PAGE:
American educator Henry Barnard (1811-1900) was influential in improving public schools and in promoting an educational literature in the United States.
Henry Barnard was born in Hartford, Conn., on Jan. 24, 1811. He graduated from Yale in 1830, taught briefly in Pennsylvania, and returned to Yale to study law. He was admitted to the bar in 1833-1834. Barnard's tours of the South and West and, in 1835, of Europe nourished growing interests in education and in politics that were finally combined when he was elected to the Connecticut Legislature in 1837. He secured passage of a bill creating a board of commissioners to supervise the state's faltering common schools, was appointed to the board, and in 1838 became its executive secretary.
Barnard, who found the schools poorly maintained and attended, wanted public education "good enough for the best and cheap enough for the poorest." He believed that thorough moral training in the common schools was the surest safeguard of the community's happiness. An intensive campaign featuring public meetings and teachers' institutes, the creation of the Connecticut Common School Journal, which he edited, and a series of annual reports describing school conditions and suggesting remedies yielded legislation reorganizing the schools. But in 1842 a hostile assembly disbanded the board as "a useless expense."
Barnard accepted a similar position in Rhode Island, where, employing techniques developed in Connecticut, he energetically canvassed the state to express his belief that social unity and stability could be achieved through education. The result, in 1845, was an act creating the state's first school system.
In poor health, Barnard resigned in 1849 to return to Connecticut as head of the state normal school, a post which also included superintendency of the state's common schools. He tirelessly sought to keep educational issues before the people. His annual reports covered a vast array of educational topics and exerted a wide influence. Barnard's report for 1853 was later published as a history of Connecticut education; in 1854 he wrote an authoritative book on school architecture. Trips to Europe in 1852 and 1854 disclosed that his fame had become international. But, again in uncertain health, he resigned in 1855 to develop a new project, the American Journal of Education.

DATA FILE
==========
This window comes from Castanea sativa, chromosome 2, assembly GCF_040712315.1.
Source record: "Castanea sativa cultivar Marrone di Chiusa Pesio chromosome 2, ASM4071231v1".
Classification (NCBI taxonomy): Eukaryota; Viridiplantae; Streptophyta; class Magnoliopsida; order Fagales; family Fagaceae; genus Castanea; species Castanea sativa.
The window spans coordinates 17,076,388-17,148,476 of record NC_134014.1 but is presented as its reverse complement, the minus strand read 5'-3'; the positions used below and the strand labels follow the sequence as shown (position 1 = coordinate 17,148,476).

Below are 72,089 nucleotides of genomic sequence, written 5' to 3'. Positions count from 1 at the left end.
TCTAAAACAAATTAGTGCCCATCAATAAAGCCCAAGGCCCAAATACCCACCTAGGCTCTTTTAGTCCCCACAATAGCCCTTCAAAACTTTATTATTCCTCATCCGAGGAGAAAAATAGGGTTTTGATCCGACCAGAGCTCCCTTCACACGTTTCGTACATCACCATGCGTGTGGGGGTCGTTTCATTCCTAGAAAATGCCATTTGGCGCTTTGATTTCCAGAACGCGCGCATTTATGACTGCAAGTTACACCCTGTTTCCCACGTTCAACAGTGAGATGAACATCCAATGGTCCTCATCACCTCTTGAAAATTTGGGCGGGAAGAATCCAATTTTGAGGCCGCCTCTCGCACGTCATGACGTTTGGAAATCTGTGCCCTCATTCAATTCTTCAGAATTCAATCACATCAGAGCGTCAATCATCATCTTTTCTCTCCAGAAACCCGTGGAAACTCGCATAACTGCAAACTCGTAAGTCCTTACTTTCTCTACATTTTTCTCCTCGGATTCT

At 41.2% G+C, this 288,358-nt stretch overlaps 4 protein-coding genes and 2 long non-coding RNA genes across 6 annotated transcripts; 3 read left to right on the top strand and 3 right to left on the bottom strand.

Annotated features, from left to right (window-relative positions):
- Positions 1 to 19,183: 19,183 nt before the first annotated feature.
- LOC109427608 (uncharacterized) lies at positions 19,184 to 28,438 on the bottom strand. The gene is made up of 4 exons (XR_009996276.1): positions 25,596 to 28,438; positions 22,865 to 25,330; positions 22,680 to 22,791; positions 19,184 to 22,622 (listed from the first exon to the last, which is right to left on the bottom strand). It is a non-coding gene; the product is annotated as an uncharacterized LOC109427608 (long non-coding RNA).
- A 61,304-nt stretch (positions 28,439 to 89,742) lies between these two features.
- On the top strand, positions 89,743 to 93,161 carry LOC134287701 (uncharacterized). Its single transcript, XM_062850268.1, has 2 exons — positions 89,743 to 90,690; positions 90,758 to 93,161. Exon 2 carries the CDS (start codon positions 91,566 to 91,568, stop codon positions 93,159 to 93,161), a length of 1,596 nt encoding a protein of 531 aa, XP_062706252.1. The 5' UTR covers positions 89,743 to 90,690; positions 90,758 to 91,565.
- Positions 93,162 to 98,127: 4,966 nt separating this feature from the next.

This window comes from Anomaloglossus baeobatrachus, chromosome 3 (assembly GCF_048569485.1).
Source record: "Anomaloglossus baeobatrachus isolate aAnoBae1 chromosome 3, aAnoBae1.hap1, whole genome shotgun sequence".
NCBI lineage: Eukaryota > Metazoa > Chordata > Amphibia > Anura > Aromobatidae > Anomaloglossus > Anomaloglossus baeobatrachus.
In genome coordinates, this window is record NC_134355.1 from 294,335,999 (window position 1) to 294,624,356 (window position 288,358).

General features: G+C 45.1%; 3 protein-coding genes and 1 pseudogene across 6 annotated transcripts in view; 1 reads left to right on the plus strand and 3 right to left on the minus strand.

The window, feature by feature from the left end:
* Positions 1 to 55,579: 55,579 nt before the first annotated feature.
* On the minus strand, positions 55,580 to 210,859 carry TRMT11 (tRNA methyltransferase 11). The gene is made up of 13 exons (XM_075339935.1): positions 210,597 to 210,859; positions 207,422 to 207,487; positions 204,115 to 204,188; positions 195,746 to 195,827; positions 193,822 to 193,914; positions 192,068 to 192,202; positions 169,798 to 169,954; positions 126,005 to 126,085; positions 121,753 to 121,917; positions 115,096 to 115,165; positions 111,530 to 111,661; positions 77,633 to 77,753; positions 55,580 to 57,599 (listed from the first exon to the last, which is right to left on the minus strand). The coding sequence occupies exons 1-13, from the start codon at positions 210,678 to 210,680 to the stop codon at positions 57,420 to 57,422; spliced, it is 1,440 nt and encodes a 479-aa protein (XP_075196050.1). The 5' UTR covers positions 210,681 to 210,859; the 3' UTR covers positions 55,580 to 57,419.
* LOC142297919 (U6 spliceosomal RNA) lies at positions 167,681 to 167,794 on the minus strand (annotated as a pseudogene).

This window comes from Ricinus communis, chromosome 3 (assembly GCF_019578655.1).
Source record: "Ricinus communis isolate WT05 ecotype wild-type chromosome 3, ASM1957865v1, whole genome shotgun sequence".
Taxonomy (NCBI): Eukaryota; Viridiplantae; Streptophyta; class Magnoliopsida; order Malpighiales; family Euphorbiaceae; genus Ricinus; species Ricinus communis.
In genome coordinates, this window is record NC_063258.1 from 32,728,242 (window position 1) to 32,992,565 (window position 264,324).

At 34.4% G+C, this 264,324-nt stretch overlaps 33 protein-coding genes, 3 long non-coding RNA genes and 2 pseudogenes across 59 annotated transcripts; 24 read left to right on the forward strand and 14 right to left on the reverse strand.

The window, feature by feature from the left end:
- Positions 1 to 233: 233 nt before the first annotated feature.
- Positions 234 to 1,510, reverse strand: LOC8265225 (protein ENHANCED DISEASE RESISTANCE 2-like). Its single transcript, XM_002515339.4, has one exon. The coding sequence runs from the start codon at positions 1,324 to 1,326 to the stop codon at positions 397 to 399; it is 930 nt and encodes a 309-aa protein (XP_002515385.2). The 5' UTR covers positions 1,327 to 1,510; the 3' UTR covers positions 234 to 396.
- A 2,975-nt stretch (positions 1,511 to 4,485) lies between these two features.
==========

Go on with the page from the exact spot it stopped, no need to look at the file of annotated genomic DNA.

For 25 years the Journal provided a unique professional literature, disseminating all types of educational information at precisely the time that the nation was striving to establish public schooling on a secure footing. Carefully edited and frequently published by Barnard at his own expense, the Journal came to overshadow his other achievements. From 1858 to 1860 he served as chancellor of the University of Wisconsin and in 1866-1867 as president of St. John's College in Maryland. As the nation's outstanding educator, he was appointed the first U.S. commissioner of education in 1867, resigning three years later. He continued to edit the Journal, eventually producing thirty-two 800-page volumes, until his retirement in 1880. He died in Hartford on July 5, 1900.
John S. Brubacher, ed., Henry Barnard on Education (1931), contains selections from Barnard's Journal. Bernard C. Steiner, Life of Henry Barnard (1919), although old, is complete and thoroughly documented. Richard Emmons Thursfield, Henry Barnard's American Journal of Education (1945), analyzes the content and impact of the Journal.
Downs, Robert Bingham, Henry Barnard, Boston: Twayne Publishers, 1977.
MacMullen, Edith Nye, In the cause of true education: Henry Barnard & nineteenth-century school reform, New Haven: Yale University Press, 1991.